Cut to Cherry playing pool in a man-cave, with Blue hanging on the side of the table. Grapes makes a bank shot to introduce a segment about, wait for it, bank shots. Sure, it's obvious, but it's a step up from the random stream-of-consciousness footage from the previous four installments.
What has hit a new nadir, however, is the graphic treatment used to introduce each segment: live-action flames paired with the animated melting ice surrounding the video screen. Simply describing it can never do it justice.
This is also the tape that contains the infamous Don Cherry dance-rap track "Rock'em Sock'em Techno," which is in fact a collaboration between Grapes and a group called BKS, featuring Chris Sheppard. The performance is actually a bit of a head fuck, considering it's equal parts C+C Music Factory, trippy graphics, and, well, bodychecks.
Weirdly, the dance traxx keeps bumping throughout the show—though it's hard to imagine Coach's Corner fans being particularly happy to hear the same proto-house music tune for 15 straight minutes.
There are far more hits in this one, as if Cherry is finally coming to terms with the fact that his audience really just wants the violence. The hits make it a bit like watching an action film with a massive body count: death after death after death with no consequences. At least half of the hits look like penalties, and yet Grapes celebrates pretty much every one.
Cherry's insistence during the fights that "nobody gets hurt" is particularly ironic considering many of the dudes in those fights would later be the subjects of brain-injury studies and enforcer documentaries exploring how their aggression and violence was being exploited, sometimes to tragic ends.
Following the final match-up of bruisers Tie Domi and Bob Probert (again, "nobody gets hurt here"), Cherry delivers a positive message: "Hey kids, whether it's in sports or in school, there's no limit to what you can do."
Cue another dance track: "No Limit" by 2 Unlimited.
Rock'em Sock'em Hockey #6
At this point, I'm more than a little terrified of how weird the next tape is going to be. It's only really been just over three and a half hours, but I'm starting to hear Cherry's voice everywhere. Maybe this is the key to his coaching style: relentless badgering. Maybe I should be channeling his intensity into something more constructive than being able to recognize a "beauty glove save" or knowing not to cross center ice with my head down.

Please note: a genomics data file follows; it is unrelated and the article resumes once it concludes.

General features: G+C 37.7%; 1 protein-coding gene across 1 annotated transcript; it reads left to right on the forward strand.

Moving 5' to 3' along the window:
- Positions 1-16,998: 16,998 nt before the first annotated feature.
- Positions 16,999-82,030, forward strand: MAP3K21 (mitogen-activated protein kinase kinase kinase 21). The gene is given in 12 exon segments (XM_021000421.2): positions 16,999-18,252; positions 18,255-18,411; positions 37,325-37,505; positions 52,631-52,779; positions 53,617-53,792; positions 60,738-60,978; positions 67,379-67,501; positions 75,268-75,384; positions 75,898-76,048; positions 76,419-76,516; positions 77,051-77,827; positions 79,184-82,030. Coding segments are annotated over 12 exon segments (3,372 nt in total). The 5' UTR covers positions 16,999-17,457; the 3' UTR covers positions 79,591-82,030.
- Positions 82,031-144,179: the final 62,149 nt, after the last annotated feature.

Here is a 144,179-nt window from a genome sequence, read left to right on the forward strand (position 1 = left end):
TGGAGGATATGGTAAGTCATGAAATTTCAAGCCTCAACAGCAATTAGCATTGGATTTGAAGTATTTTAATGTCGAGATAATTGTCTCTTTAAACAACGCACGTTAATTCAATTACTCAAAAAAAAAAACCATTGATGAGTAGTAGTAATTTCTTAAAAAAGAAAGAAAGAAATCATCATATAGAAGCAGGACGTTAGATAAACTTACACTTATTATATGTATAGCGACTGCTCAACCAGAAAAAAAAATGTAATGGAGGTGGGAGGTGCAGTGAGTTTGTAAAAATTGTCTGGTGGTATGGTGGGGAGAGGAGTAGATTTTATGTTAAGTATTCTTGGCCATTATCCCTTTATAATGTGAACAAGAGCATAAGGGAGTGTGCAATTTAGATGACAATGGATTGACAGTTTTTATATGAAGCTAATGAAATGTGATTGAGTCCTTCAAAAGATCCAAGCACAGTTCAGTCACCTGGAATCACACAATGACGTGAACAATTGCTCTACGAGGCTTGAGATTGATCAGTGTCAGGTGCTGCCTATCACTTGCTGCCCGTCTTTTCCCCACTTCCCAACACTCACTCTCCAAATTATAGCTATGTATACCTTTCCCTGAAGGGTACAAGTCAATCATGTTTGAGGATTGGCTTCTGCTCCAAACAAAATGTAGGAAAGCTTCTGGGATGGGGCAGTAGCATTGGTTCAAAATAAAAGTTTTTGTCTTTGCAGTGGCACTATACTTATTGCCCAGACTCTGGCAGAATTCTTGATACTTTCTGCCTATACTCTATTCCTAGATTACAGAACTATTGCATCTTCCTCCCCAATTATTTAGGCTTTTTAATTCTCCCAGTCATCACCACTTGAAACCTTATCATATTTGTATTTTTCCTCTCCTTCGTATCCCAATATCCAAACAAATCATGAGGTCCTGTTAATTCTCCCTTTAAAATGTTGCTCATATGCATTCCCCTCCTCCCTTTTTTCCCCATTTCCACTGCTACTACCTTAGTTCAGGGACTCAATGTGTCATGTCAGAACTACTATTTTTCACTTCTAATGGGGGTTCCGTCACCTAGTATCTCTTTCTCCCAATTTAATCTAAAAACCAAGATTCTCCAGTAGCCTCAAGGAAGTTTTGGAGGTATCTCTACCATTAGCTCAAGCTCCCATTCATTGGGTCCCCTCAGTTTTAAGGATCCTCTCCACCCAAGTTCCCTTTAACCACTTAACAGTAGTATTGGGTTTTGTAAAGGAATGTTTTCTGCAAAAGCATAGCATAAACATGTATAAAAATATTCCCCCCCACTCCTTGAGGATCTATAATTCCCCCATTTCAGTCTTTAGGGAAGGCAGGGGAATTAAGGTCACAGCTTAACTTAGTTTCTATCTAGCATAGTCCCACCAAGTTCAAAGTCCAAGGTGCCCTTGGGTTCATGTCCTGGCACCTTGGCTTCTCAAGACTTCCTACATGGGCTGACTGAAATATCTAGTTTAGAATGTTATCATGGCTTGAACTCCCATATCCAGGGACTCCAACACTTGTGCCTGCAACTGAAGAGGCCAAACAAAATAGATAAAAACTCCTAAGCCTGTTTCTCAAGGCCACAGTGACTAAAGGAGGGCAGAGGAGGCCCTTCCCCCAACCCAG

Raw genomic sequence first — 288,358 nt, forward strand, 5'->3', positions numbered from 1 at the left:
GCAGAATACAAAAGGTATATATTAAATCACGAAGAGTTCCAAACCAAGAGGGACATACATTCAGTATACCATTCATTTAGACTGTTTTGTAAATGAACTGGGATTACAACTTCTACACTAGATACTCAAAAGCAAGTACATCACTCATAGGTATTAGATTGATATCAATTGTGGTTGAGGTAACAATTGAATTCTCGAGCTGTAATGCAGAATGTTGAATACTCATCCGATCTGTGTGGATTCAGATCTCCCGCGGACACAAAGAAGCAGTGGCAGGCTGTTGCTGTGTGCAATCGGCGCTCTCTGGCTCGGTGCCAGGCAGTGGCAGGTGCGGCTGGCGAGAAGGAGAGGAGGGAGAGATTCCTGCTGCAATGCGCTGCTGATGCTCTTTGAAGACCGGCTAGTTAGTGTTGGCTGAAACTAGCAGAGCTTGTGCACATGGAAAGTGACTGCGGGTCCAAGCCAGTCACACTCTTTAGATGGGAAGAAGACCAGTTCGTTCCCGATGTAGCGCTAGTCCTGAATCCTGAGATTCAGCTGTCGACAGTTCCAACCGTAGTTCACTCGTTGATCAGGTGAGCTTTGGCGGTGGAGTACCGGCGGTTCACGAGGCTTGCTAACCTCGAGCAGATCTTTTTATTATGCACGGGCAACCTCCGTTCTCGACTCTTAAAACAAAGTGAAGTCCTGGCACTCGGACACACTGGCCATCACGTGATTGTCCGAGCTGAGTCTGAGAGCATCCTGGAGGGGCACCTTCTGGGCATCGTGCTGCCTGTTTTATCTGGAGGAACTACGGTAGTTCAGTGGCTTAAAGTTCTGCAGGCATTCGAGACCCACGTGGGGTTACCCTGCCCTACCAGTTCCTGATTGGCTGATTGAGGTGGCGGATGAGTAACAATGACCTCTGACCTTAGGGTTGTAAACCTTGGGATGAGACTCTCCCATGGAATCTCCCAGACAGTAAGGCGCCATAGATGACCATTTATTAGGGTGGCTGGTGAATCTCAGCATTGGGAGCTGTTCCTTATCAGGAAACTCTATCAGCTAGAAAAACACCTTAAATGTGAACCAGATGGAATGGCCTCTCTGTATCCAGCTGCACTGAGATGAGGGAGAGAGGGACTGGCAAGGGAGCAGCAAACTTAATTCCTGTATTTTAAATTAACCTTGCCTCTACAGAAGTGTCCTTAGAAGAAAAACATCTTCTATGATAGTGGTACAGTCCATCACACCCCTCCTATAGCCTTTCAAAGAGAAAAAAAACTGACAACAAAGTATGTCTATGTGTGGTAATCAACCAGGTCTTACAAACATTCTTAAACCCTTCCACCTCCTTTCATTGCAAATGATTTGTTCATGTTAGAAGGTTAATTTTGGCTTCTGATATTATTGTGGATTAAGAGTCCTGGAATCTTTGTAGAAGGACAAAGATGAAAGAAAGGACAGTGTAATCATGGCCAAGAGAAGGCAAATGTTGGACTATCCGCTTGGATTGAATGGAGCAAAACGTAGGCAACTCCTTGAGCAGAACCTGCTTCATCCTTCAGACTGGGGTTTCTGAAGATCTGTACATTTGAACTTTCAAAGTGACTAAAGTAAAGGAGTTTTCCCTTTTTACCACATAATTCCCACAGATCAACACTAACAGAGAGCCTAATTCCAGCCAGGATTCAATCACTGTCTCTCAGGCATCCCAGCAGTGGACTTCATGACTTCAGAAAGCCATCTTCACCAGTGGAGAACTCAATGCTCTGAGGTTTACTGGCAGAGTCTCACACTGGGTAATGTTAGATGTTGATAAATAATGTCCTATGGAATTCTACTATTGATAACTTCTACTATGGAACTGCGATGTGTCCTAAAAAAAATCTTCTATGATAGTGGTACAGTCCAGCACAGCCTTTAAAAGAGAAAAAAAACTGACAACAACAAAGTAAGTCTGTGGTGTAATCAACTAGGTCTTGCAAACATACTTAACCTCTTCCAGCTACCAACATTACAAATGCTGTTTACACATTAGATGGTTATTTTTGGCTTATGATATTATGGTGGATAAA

Still, I press on with the 1994 edition, where Cherry's editors are in love with slo-mo hits but where Grapes has (fortunately) toned down the presentation. We're back to the one-shot intro format, backed by rustic barn-boards and simple lightning-bolt graphics to introduce each of the segments.
The new format is to just go through a bunch of playoff series without really giving any context for what round we're in. Just team vs. team: this was a brutal series. It's actually surprising how little insight Cherry has into the game sometimes. He simply points out the obvious and name-checks his "buddies."
Holy shit! A bizarre 3-D spacecraft flies across the screen and I wonder if I'm seeing things, or was that really there? When it comes to inexplicable graphics, truly anything is possible.
More techno music, and another Probert fight to close out the show. This is getting a little predictable until...
Grapes' tips for kids! (I guess this is why RSH #6 clocks in at 90 minutes.) There are no actual kids here: just Cherry skating around on an empty rink delivering commandments like: Don't walk on cement with your skates; get your own water bottle (apparently, according to Cherry, a kid in Mississauga died from meningitis contracted when someone else using his water bottle); never go blind into the corner; you can't get hurt when you're up against the boards; don't hit from behind—it's a cowardly act and he hates it. Most importantly, "Don't cry wolf. That's not the Canadian way, that's what they do in Europe, like soccer." Cherry is one of the few people with such a concerted dislike for Europeans.
Rock'em Sock'em Hockey #7
This one is filmed inside the Hockey Hall of Fame, which gives the impression that there's actually going to be some sort of narrative arc. Nope, same bangin' dance tracks (more 2 Unlimited!), including a techno version of "Smells Like Teen Spirit." Kurt Cobain has only been dead a year at this point and is definitely rolling in his grave.
Cherry seems more inclined to just let the clips play, only piping in every once in a while. It's kind of a nice change, but feels a little bit like a cop out. There's a pretty good segment on dives, though.
This one also ends with a "lesson." Now he's showing actual kids how to buy the right equipment. I bet the kids are wondering, "Why is he always yelling? He's just suggesting that we wear equipment that fits correctly—why is he so angry about it?"